Garden House |  Inverloch, Australia | 2020
[Placement + Nest Architects]

The brief was to create a home for the family that nestled in the landscape. Their previous home designed by Ian Perkins was located in a large property that provided a lot of privacy and calm, and this relocation to a smaller suburban coastal block meant a readjustment to closer quarters. Being fond of the coastal life, they wanted to maintain that feeling of lightness and stillness in their new environment – a place where they could grow old in, closer to friends and family.

The vision from a family dynamic point of view was to create a home for a family that could grow and shrink as required. At the time the 3 kids were at an age where they would be living at home, but the home needed to be adaptable for the coming future where most bedrooms would be empty for most of the year. This intent fed into how the plan was resolved, creating a bedroom wing that could be either blocked off for privacy or as a future air BnB.

The vision from an architectural perspective was to create a building that used the tectonics of the materials to create intimate views, as well as highlighting structure as a feature of the house. In order to create a sense of privacy and calm that the clients wanted to retain from their previous home, the large brick walls extending beyond the perimeter of the house were used as a way to frame views. The feeling of openness was achieved by maintaining a highlight level of glazing throughout.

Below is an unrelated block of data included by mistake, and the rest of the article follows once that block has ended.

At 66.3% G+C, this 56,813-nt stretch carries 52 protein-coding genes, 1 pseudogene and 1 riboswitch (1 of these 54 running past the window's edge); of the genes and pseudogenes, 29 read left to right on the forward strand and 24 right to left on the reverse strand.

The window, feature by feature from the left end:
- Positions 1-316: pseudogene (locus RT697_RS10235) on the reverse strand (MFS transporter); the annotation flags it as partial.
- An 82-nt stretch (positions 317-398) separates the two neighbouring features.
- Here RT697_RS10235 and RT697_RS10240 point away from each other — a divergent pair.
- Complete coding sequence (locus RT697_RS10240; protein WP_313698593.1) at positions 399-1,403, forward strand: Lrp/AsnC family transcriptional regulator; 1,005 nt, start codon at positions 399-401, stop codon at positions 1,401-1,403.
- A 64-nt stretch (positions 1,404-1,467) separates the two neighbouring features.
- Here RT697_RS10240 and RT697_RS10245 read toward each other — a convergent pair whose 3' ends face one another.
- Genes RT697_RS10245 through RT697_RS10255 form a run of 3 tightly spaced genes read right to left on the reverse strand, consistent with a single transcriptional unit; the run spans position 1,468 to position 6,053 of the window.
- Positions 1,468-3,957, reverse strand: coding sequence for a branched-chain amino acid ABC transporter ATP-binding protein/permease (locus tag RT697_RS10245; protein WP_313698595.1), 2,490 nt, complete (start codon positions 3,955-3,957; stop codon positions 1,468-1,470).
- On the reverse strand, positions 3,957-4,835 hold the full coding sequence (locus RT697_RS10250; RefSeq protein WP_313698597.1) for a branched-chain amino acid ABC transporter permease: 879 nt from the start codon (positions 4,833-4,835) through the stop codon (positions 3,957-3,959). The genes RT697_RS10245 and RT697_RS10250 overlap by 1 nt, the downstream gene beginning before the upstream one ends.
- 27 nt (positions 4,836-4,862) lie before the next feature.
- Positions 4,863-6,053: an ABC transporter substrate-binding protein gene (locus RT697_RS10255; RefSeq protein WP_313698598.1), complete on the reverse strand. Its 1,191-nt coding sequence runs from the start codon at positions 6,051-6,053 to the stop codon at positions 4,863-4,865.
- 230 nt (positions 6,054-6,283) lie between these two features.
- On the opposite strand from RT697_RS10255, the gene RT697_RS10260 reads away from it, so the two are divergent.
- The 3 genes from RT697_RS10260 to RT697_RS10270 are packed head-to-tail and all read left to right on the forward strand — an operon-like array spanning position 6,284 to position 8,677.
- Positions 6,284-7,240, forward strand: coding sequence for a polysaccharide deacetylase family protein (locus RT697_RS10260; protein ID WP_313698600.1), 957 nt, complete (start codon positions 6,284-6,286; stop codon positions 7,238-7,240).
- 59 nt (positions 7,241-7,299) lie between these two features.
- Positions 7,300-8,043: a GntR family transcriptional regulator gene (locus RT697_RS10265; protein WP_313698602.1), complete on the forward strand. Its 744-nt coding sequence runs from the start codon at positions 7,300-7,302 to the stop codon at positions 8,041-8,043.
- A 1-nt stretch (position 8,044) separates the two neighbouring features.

The house plays with mass to frame views and recreate the privacy of the client’s previous home. The projection of two masses, the base and the roof, is broken up by a continuous expanse of glazing. It provides a delicate expression to the otherwise heavy tectonics of the house. White brick provides further lightness to the solid masonry, while spotted gum timber emits a sense of warmth. The external fascia colour was originally specified to match the brick, however as the project neared completion, the clients had a strong desire for a green fascia. This colour ties in perfectly with the thriving garden surrounds. Text description by the architects.

Source: + +
Photography by: Tom Ross
Area: 244 m²